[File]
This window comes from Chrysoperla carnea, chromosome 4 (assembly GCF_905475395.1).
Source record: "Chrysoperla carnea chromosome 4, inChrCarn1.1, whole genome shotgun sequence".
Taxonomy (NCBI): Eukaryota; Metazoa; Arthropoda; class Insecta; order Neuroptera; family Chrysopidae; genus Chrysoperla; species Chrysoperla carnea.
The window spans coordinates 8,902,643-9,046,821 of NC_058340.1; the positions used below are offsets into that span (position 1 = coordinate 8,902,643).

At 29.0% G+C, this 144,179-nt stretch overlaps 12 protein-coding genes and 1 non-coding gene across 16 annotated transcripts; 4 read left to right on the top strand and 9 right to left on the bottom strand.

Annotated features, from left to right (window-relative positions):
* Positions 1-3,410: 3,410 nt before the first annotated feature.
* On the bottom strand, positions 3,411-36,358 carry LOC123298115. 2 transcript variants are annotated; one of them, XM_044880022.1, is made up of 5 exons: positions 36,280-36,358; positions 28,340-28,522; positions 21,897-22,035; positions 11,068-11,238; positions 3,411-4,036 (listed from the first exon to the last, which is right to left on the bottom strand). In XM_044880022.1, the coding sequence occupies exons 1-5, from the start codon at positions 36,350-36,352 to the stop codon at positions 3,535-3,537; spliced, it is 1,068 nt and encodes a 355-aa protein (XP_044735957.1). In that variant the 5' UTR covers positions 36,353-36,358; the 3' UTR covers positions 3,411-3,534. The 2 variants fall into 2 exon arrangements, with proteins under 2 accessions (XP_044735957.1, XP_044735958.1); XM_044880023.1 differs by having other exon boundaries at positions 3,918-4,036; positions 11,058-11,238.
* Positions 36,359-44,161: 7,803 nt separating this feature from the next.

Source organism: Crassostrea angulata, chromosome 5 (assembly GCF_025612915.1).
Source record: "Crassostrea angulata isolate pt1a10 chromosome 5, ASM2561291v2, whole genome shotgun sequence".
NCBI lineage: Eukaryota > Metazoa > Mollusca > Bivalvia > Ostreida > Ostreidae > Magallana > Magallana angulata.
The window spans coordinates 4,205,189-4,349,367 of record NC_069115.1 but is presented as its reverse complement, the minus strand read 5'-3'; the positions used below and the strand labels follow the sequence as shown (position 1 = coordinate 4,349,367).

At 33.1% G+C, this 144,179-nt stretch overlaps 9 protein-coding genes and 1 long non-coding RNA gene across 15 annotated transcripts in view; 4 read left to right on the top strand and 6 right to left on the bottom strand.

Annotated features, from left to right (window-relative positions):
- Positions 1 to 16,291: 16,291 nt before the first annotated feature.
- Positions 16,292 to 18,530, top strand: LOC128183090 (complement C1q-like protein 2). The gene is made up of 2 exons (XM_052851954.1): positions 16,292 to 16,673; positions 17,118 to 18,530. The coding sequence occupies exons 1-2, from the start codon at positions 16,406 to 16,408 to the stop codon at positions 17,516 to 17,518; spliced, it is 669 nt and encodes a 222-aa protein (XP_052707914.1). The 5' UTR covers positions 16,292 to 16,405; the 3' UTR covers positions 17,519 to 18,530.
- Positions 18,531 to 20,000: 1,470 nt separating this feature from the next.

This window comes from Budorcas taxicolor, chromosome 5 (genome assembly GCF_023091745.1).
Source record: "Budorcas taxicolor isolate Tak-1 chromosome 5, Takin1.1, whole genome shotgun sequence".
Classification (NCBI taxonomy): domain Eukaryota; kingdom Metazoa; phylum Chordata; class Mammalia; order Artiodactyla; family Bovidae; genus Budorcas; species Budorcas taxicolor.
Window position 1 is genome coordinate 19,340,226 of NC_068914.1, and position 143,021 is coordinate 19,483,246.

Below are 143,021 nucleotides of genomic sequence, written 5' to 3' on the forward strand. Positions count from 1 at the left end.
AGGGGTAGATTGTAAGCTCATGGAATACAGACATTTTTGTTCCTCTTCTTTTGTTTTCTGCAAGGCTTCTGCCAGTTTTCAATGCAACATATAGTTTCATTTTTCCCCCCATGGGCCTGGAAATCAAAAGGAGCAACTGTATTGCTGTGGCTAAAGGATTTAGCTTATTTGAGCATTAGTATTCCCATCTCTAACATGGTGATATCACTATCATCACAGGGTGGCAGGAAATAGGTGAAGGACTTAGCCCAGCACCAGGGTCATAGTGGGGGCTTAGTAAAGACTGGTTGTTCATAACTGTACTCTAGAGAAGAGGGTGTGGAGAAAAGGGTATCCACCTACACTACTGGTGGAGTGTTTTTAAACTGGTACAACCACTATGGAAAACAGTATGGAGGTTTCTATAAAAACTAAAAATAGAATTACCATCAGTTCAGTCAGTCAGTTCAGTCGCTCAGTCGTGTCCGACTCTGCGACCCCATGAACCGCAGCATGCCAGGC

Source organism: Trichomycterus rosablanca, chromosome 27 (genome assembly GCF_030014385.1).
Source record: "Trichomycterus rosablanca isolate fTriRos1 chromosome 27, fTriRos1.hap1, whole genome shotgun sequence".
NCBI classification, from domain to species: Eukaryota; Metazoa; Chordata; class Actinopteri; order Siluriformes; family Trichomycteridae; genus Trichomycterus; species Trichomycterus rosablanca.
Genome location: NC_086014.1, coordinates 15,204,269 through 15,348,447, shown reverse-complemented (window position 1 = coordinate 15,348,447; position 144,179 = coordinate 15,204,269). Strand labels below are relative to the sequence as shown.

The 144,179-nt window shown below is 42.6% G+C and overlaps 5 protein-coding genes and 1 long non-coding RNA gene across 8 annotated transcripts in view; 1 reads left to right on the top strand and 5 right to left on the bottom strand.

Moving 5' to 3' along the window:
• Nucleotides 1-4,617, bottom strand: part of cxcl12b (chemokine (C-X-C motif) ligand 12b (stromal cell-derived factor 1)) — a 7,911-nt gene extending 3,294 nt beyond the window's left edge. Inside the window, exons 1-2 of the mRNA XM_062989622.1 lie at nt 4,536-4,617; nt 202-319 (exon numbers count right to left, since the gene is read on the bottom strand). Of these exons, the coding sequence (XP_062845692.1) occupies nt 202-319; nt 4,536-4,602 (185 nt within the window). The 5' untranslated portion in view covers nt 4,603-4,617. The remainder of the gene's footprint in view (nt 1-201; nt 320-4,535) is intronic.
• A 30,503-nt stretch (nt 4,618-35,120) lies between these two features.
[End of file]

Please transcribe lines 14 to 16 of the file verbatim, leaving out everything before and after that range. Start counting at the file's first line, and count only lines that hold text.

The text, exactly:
At 33.1% G+C, this 144,179-nt stretch overlaps 9 protein-coding genes and 1 long non-coding RNA gene across 15 annotated transcripts in view; 4 read left to right on the top strand and 6 right to left on the bottom strand.

Annotated features, from left to right (window-relative positions):
- Positions 1 to 16,291: 16,291 nt before the first annotated feature.